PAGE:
I am contemplating some tai chi and if I can find a place where I can learn it I would like to take up shiatsu but so far geographics are not on my side :(.

Estproph
08-28-2001, 07:55 AM
I also practice Western saber fencing, and have been doing so for a couple of years all told. I originally took up aikido because I wanted something entirely different as a way of broadening horizons. It was either aikido or kendo, and kendo (from what I saw) in practice is very similar to saber. Along these lines I'd love to try shinkendo but there's no dojo in the DC area to my knowledge.

MikeE
08-28-2001, 12:59 PM
I have many years of training in Ryukyu Kempo (now Ryu-Te). I also train in Rickson Gracie IJJA Brazilian Jiu-jitsu. (I find it a great compliment to Aikido--it's alot like Aikido on the ground :) At the Warrior's Cove we also train in a crosstraining style called Shinbudo. Very fun, and uses aspects of many fighting styles, with an emphasis on Brazilian Jiu-jitsu.
This unique atmosphere gives me many opportunities to test the effectiveness of my Aikido techniques.

Jon C Strauss
08-28-2001, 04:22 PM
Howdy,

I did Kung Fu and Ba Gua Cheng for a year or two.

I currently do Sindo Muso Ryu (jodo).

I also cross train in different styles of Aikido as often as possible.

Peace,
JCS
RMKS at CSU

Aikilove
08-29-2001, 02:58 AM
I have studied ju jutsu for some years befor Aikido and kenjutsu - katori shinto ryu and kashima ryu. Great fun during a fight (kind of free sparring with bokken and gloves (optional) to suddenly switch and go in close, pull off a kokkyu nage with the back end of the bokken or with one of my hands. They allways get totaly off guard and it works like a sharm! :D

gadsmf@aol.com
08-29-2001, 03:17 AM
Our dojo started runing a taekwondo programme,
as one of our ushi deshi was also a 3rd degree
in TKD. I'm lousy at it but it's great fun and he's a great teacher. Besides, just like everyone should have a mountain bike as well as a road bike, everyone should have a second martial art.

Kenn
08-29-2001, 08:00 AM
Originally posted by gadsmf@aol.com
Besides, just like everyone should have a mountain bike as well as a road bike, everyone should have a second martial art.

OK, not going to get into the pros and cons of practicing two martial arts at once. It's been done to death.

I studied Shaolin Kung Fu and Yang Style Tai Chi Chu'an for 3-4 years before I discovered Aikido. I have found that the Tai Chi training really helped my me graps Aikido better than if I had come in with no training whatsoever. From what I know of these and other martial arts...(I love to get online and read alot about the martial arts) Tai Chi and Aikido have very similar philosophies and compliment each other very well.

I believe that these two arts, although perhaps the hardest of all to master, also end up being the "best" in the sense that when, and if, big if, mastered, they can be the most effective of all.

I think this tells a bit why there are many questions on this forum as to the effectiveness of Aikido. I think both Aikido and Tai Chi are arts that take many many many years to master. Therefore, very few have. Thus very few people see the effectiveness of a Tai Chi, or Aikido Master.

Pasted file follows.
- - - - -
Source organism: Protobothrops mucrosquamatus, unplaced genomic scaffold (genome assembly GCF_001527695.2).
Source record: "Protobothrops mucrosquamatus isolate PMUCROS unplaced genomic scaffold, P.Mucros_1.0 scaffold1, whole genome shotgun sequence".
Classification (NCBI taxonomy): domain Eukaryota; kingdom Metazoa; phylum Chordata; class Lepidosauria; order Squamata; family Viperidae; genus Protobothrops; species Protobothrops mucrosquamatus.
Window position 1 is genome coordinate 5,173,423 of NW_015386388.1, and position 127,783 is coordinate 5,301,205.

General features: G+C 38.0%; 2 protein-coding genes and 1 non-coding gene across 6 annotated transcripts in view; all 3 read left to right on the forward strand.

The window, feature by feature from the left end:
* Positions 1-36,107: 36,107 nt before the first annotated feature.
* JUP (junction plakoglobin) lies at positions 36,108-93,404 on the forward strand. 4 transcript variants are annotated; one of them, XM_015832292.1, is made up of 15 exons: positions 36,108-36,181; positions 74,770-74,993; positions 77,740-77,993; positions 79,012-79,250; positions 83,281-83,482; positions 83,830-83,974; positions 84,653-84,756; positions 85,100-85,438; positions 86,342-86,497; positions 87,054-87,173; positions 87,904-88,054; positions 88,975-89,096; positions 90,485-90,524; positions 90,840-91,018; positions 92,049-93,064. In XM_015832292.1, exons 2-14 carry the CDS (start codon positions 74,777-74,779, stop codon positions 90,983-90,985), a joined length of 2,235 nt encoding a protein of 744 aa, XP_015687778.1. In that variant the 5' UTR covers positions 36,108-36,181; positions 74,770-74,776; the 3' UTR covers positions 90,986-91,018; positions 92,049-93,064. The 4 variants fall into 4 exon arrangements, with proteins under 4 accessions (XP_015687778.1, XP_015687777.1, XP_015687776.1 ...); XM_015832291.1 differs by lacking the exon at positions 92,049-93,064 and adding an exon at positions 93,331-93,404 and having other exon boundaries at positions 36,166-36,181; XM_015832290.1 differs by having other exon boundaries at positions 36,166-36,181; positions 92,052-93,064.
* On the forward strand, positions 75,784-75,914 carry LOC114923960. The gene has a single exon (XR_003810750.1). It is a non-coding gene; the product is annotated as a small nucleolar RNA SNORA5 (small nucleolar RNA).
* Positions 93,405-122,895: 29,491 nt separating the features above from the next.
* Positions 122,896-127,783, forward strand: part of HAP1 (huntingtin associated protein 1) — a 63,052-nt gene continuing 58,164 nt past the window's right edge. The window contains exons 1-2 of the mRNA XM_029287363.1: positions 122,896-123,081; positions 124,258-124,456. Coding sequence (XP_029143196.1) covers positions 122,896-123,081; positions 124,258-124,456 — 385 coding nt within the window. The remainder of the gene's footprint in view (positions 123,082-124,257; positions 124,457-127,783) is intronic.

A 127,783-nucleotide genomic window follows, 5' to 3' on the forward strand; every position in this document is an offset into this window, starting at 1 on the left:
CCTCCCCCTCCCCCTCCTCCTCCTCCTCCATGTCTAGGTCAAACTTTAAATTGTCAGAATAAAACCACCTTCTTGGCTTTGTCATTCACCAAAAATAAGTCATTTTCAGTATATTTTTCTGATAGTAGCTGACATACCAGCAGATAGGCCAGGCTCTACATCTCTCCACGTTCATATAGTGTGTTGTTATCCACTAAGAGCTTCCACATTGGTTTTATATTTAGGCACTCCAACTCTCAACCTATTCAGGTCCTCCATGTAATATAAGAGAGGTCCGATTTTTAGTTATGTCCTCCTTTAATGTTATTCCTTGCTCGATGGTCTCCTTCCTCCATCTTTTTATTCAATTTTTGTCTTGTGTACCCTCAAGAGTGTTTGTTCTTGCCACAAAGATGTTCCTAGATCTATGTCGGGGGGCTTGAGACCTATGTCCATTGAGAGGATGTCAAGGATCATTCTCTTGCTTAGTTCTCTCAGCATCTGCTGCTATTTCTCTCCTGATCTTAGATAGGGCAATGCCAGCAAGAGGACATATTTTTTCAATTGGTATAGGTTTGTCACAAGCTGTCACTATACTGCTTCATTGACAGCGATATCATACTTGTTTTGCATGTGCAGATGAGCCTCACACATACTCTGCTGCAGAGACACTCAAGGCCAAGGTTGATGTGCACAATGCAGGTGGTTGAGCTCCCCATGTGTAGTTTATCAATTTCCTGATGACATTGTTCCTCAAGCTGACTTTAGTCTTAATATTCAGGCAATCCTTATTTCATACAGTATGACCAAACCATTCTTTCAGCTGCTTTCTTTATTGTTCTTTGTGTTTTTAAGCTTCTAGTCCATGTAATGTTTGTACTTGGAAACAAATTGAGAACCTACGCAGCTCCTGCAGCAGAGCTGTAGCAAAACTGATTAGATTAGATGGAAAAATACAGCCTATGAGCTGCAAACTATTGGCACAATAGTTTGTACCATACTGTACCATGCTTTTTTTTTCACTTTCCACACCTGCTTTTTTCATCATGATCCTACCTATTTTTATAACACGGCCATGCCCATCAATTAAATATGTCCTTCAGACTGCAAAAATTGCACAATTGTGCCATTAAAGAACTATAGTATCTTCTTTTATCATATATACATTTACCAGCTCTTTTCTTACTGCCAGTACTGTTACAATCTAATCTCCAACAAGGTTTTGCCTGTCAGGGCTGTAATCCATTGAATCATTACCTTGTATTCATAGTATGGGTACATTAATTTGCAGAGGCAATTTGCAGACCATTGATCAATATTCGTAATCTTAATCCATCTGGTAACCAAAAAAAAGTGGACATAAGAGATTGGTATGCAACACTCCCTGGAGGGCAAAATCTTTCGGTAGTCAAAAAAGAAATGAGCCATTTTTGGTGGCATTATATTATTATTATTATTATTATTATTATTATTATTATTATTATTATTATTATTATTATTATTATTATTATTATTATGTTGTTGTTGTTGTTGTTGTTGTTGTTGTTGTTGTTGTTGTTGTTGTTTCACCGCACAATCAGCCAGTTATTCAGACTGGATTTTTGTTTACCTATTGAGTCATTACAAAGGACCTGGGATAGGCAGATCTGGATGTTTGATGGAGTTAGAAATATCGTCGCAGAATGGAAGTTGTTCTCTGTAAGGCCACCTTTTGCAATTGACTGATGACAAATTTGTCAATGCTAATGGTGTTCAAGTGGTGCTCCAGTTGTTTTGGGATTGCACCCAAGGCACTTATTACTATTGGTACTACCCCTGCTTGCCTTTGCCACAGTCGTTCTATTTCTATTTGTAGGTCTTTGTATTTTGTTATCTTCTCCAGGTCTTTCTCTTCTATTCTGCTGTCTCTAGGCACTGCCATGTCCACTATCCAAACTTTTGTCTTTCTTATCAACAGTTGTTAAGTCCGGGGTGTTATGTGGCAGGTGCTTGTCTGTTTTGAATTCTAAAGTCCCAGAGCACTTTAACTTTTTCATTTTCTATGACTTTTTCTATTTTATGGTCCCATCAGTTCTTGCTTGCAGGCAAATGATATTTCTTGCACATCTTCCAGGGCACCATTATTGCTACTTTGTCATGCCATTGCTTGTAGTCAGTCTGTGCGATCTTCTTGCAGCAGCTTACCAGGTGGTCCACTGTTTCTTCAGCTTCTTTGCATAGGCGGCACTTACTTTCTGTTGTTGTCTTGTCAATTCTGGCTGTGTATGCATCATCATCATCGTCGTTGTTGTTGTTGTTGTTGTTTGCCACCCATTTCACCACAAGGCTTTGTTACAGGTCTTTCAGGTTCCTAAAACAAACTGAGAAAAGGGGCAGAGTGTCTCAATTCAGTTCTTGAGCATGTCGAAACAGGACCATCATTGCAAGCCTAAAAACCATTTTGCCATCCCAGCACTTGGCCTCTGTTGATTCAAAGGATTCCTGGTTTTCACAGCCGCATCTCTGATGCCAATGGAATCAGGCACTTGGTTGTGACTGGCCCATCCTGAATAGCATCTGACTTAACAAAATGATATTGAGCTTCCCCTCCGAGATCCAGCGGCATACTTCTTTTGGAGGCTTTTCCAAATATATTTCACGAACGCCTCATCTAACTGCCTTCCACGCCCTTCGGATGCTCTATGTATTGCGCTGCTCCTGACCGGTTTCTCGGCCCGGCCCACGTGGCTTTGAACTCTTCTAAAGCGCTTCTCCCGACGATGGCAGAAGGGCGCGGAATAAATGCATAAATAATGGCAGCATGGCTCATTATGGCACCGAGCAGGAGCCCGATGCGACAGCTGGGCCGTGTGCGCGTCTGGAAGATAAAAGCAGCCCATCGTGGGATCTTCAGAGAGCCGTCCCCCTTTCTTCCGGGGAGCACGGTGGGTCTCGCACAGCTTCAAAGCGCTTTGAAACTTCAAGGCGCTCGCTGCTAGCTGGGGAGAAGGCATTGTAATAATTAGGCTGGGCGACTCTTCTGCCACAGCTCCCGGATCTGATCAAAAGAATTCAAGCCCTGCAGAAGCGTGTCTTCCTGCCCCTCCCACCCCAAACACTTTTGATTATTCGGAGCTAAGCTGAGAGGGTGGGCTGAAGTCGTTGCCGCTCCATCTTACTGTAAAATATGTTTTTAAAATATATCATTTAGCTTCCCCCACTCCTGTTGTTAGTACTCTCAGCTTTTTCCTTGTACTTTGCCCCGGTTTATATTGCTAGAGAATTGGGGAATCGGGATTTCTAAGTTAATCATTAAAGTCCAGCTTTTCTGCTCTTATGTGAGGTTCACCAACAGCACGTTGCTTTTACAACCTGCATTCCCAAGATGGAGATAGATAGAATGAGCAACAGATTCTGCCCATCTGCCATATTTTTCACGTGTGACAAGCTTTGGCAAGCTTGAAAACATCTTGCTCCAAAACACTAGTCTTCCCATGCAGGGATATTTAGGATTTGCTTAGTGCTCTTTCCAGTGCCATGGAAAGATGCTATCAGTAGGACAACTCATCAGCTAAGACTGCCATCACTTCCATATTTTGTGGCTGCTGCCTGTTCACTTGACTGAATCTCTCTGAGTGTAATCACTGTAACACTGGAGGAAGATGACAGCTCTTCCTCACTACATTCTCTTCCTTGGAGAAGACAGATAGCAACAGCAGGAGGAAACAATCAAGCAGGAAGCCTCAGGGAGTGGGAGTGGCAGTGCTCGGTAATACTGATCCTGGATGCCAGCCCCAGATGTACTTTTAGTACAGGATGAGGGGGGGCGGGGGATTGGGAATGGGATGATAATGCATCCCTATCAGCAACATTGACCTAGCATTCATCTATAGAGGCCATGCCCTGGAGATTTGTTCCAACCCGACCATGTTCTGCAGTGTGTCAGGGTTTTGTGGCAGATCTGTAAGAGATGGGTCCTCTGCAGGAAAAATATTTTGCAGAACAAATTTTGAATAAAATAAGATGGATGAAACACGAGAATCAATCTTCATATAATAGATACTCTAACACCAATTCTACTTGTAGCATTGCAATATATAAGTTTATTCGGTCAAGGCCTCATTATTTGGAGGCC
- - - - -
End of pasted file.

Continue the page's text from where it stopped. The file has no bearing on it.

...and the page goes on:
damn, I addressed way too many things in this post. Guess I should reply more often instead of ranting once in a while like this.

Peace all,

Kenn

wdjunai
08-29-2001, 09:44 AM
I totally agree with Kenn. Art like Tai Chi and Aikido is not a simple thing to master. And these day where people has short attention span and looking for instant gratification, they don't have the patience to master the subtlety of these arts.

A lot of people questions the effectiveness because they just see it from outside. And when they see other harder art with strong movement and breaking boards, it gave them direct feedback to be judged upon. I'm not saying those arts are bad, I had done kyokushin kai and some tkd and enjoyed them all.

Like the saying "beauty are in the eyes of the beholder".

Talking about externel perception, recently I read an article in old aikido journal issue about "chado" or "the way of tea (ceremony)". The article talked about how people don't understand about the significant of it and it said when the chado master is right in the midlle of it and "ki" will be flowing in his body too, you are going to have a hard time to bulge him from his place.

Peace

BC
08-30-2001, 01:14 PM
Originally posted by Jon C Strauss

I currently do Sindo Muso Ryu (jodo).

I also cross train in different styles of Aikido as often as possible.

Peace,
JCS
RMKS at CSU

Wow, is there now a SMR dojo in Ft. Collins (I used to live there)? If so, can you tell me where it is? I might not ever have left there or CO years ago if I knew it was there! :D

I practiced Chen style taijiquan for a number of years before starting aikido, and continued both for a while, until I married, moved and started a family and had to give up the taijiquan. I think the two arts can be somewhat complimentary, and plan on practicing taijiquan again sometime in the future when I can manage it.

Jim ashby
08-31-2001, 01:53 PM
Hi guys
I used to fence at school and I've dabbled in other MA's but Aikido is too deep to let myself get sidetracked. Anyway it's kept me fascinated for the last eleven years. At our dojo we have attempted to develop a new martial art called Alkido. It's practised in pubs but when we've worked out the techniques nobody can remember them the next day!
Have fun.